Genetics and Physiology of Colicin-Tolerant Mutants of Escherichia coli
Discovered in the 1920s by Andre Gratia, colicins are water-soluble proteins that when produced by certain proteins, can kill
similar kinds of bacteria. Initially believed to be promising anti-bacterial agents, colicins soon proved to be poorly suited
for the task and for decades were largely ignored by researchers. In 1963, Masayasu Nomura demonstrated that colicins are
able to kill bacteria by damaging the membrane of the bacterial cell. As a result of Nomura's work, Luria turned his focus
to colicins. While on leave at the Institut Pasteur in Paris in 1963, Luria found that one particular colicin, E1, made bacterial
cells incapable of accumulating the substances they required to maintain the cell by effectively blocking the function of
transport of proteins through the membrane. After he returned to MIT, the colicin work became the focus of his laboratory.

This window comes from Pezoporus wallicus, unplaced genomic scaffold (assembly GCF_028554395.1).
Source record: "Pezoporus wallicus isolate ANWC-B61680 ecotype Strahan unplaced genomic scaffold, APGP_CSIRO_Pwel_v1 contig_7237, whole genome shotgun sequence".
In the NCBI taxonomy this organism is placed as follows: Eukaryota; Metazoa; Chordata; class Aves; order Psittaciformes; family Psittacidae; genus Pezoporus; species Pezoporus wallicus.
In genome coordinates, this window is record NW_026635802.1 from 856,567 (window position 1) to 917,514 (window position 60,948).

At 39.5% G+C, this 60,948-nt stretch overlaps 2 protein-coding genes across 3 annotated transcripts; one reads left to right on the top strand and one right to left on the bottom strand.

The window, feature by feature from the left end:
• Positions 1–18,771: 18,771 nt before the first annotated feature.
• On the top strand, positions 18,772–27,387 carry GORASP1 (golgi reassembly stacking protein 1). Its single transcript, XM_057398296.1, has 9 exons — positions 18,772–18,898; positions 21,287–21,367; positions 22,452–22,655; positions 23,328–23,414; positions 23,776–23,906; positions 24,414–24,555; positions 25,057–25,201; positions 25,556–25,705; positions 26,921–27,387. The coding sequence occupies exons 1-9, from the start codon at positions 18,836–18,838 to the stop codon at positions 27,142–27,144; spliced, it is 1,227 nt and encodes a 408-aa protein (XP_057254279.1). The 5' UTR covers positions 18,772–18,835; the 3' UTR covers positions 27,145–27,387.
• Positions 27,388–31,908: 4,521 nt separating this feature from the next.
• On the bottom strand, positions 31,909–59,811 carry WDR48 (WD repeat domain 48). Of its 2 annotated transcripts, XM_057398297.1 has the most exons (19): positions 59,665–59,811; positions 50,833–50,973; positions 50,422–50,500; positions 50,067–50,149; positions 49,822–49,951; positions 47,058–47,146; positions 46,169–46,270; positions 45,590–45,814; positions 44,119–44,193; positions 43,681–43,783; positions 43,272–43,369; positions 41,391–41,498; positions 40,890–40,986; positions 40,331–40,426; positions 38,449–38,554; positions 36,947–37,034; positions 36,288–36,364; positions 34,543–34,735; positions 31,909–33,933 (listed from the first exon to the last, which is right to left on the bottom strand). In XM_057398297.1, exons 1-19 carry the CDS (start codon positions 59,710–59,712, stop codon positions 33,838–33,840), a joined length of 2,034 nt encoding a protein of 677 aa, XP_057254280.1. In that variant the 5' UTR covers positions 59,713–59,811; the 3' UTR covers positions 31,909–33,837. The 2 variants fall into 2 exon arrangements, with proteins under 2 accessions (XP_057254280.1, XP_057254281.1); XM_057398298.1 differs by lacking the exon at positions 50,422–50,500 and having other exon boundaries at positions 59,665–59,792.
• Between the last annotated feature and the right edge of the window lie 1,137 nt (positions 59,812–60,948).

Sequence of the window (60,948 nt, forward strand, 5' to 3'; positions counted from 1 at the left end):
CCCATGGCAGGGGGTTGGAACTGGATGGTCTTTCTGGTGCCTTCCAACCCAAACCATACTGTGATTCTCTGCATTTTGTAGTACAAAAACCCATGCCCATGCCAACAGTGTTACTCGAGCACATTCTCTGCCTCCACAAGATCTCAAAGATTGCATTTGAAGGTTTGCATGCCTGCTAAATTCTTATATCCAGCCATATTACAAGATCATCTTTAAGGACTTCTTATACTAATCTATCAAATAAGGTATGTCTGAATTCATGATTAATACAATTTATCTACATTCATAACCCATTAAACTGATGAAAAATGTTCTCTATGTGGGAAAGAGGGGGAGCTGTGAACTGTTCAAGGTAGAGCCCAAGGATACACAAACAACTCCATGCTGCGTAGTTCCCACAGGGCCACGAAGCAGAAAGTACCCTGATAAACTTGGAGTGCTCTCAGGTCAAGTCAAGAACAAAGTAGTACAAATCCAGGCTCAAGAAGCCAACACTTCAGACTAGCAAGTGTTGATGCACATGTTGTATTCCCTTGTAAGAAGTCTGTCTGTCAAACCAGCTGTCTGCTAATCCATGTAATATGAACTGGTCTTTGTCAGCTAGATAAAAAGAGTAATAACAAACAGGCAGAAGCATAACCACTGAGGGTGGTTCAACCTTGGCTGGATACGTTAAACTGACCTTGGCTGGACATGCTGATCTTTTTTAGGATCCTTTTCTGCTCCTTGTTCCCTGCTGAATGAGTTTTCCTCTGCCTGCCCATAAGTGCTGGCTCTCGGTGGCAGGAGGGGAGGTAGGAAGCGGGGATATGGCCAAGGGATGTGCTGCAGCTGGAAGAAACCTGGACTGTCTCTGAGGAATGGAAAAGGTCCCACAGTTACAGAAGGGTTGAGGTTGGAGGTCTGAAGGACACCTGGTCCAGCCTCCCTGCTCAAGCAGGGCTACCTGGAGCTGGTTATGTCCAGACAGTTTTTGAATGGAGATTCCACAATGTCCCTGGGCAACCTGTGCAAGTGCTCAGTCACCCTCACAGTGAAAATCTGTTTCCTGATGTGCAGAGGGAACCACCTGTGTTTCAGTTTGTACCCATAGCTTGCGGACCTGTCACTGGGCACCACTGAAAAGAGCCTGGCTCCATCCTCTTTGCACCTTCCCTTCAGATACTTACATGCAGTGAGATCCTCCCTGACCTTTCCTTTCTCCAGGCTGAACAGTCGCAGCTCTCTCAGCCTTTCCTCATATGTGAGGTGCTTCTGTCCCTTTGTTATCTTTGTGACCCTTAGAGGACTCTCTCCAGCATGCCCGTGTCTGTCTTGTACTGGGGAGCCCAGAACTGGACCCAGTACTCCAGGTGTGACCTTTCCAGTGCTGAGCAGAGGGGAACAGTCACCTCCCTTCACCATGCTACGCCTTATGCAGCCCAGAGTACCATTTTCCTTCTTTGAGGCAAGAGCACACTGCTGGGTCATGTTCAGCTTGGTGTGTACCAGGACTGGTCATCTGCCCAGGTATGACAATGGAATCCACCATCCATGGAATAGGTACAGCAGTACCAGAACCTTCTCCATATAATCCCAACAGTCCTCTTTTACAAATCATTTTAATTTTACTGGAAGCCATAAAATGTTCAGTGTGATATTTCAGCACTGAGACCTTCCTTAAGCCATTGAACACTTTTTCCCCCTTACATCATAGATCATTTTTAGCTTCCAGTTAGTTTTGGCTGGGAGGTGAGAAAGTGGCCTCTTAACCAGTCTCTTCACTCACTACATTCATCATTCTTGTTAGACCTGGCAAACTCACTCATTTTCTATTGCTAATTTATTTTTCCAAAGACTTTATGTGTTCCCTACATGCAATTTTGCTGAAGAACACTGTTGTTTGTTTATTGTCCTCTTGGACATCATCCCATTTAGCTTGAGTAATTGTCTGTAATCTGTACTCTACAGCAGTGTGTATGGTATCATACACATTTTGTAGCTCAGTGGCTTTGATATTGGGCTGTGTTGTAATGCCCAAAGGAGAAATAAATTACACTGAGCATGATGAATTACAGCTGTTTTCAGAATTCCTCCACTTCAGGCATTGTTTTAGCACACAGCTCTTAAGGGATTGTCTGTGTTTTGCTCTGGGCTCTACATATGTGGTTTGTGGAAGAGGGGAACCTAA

Here, in one of his earliest published articles on the subject, Luria found that a series of colicin-tolerant mutants of a
strain of E. coli, which adsorbed colicins but were not killed by them, were isolated and studied genetically and physiologically.
He found three major classes of mutants, which he termed tol II (tolerant to colicins A, E1, E2, E3, and K), tol III (tolerant
to A, E2, E3, and K), and tol VIII (tolerant to E1 only). He noted that these mutants were extremely sensitive to deoxycholate
and to methylene blue, acridines, and several other compounds. Luria attributed this sensitivity to increased uptake due to
selective alteration of the permeability barrier.
Item is a photocopy.
Number of Image Pages:
12 (1,494,839 Bytes)
1967-10 (October 1967)
Nagel de Zwaig, Rosa
Luria, Salvador E.
Periodical: Nagel de Zwaig, Rosa, and Salvador E. Luria. "Genetics and Physiology of Colicin-Tolerant Mutants of Escherichia coli."
Journal of Bacteriology 94, 4 (October 1967): 1112-1123. Article. 12 Images.
American Society for Microbiology
Reproduced with permission of the American Society for Microbiology.
Reproduced with permission of the American Philosophical Society.